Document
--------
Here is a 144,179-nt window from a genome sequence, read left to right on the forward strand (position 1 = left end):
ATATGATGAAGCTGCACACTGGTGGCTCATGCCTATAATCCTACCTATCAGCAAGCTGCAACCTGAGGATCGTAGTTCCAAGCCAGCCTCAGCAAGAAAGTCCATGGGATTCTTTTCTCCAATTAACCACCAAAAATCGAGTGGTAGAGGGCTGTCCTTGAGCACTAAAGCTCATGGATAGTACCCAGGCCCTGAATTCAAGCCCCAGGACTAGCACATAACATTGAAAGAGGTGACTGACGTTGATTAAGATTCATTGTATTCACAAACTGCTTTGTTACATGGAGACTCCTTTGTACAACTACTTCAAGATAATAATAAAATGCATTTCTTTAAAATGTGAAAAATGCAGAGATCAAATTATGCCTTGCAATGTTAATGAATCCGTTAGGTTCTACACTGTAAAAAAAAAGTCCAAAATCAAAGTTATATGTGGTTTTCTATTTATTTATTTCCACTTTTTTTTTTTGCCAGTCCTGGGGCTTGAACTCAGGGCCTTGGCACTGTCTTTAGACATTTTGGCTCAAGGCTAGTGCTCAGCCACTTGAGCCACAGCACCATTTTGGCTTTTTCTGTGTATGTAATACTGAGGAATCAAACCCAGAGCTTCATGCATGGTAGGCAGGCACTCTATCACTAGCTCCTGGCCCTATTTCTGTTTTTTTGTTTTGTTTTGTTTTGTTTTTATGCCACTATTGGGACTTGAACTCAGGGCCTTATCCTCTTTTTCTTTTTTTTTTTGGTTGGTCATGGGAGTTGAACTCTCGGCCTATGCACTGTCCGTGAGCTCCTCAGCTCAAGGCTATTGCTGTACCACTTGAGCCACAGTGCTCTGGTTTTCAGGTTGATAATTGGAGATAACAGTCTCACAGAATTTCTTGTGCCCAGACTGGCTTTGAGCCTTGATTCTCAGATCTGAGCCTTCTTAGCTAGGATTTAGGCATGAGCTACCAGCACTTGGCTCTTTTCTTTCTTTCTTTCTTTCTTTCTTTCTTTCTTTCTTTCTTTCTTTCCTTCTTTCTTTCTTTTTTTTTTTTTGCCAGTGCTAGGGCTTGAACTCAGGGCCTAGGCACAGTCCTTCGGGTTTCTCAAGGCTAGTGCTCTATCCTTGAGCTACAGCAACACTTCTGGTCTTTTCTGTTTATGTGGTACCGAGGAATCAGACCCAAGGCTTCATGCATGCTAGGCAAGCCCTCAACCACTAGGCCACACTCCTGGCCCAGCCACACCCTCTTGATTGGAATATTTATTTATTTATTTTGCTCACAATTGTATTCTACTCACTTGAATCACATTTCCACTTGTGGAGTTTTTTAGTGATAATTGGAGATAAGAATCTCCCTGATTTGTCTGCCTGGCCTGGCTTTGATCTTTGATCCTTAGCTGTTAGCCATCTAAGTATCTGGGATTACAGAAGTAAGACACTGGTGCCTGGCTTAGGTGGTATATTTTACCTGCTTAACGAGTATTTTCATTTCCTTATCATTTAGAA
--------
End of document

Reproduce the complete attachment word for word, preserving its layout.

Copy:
Here is a 144,179-nt window from a genome sequence, read left to right on the forward strand (position 1 = left end):
ATATGATGAAGCTGCACACTGGTGGCTCATGCCTATAATCCTACCTATCAGCAAGCTGCAACCTGAGGATCGTAGTTCCAAGCCAGCCTCAGCAAGAAAGTCCATGGGATTCTTTTCTCCAATTAACCACCAAAAATCGAGTGGTAGAGGGCTGTCCTTGAGCACTAAAGCTCATGGATAGTACCCAGGCCCTGAATTCAAGCCCCAGGACTAGCACATAACATTGAAAGAGGTGACTGACGTTGATTAAGATTCATTGTATTCACAAACTGCTTTGTTACATGGAGACTCCTTTGTACAACTACTTCAAGATAATAATAAAATGCATTTCTTTAAAATGTGAAAAATGCAGAGATCAAATTATGCCTTGCAATGTTAATGAATCCGTTAGGTTCTACACTGTAAAAAAAAAGTCCAAAATCAAAGTTATATGTGGTTTTCTATTTATTTATTTCCACTTTTTTTTTTTGCCAGTCCTGGGGCTTGAACTCAGGGCCTTGGCACTGTCTTTAGACATTTTGGCTCAAGGCTAGTGCTCAGCCACTTGAGCCACAGCACCATTTTGGCTTTTTCTGTGTATGTAATACTGAGGAATCAAACCCAGAGCTTCATGCATGGTAGGCAGGCACTCTATCACTAGCTCCTGGCCCTATTTCTGTTTTTTTGTTTTGTTTTGTTTTGTTTTTATGCCACTATTGGGACTTGAACTCAGGGCCTTATCCTCTTTTTCTTTTTTTTTTTGGTTGGTCATGGGAGTTGAACTCTCGGCCTATGCACTGTCCGTGAGCTCCTCAGCTCAAGGCTATTGCTGTACCACTTGAGCCACAGTGCTCTGGTTTTCAGGTTGATAATTGGAGATAACAGTCTCACAGAATTTCTTGTGCCCAGACTGGCTTTGAGCCTTGATTCTCAGATCTGAGCCTTCTTAGCTAGGATTTAGGCATGAGCTACCAGCACTTGGCTCTTTTCTTTCTTTCTTTCTTTCTTTCTTTCTTTCTTTCTTTCTTTCTTTCCTTCTTTCTTTCTTTTTTTTTTTTTGCCAGTGCTAGGGCTTGAACTCAGGGCCTAGGCACAGTCCTTCGGGTTTCTCAAGGCTAGTGCTCTATCCTTGAGCTACAGCAACACTTCTGGTCTTTTCTGTTTATGTGGTACCGAGGAATCAGACCCAAGGCTTCATGCATGCTAGGCAAGCCCTCAACCACTAGGCCACACTCCTGGCCCAGCCACACCCTCTTGATTGGAATATTTATTTATTTATTTTGCTCACAATTGTATTCTACTCACTTGAATCACATTTCCACTTGTGGAGTTTTTTAGTGATAATTGGAGATAAGAATCTCCCTGATTTGTCTGCCTGGCCTGGCTTTGATCTTTGATCCTTAGCTGTTAGCCATCTAAGTATCTGGGATTACAGAAGTAAGACACTGGTGCCTGGCTTAGGTGGTATATTTTACCTGCTTAACGAGTATTTTCATTTCCTTATCATTTAGAA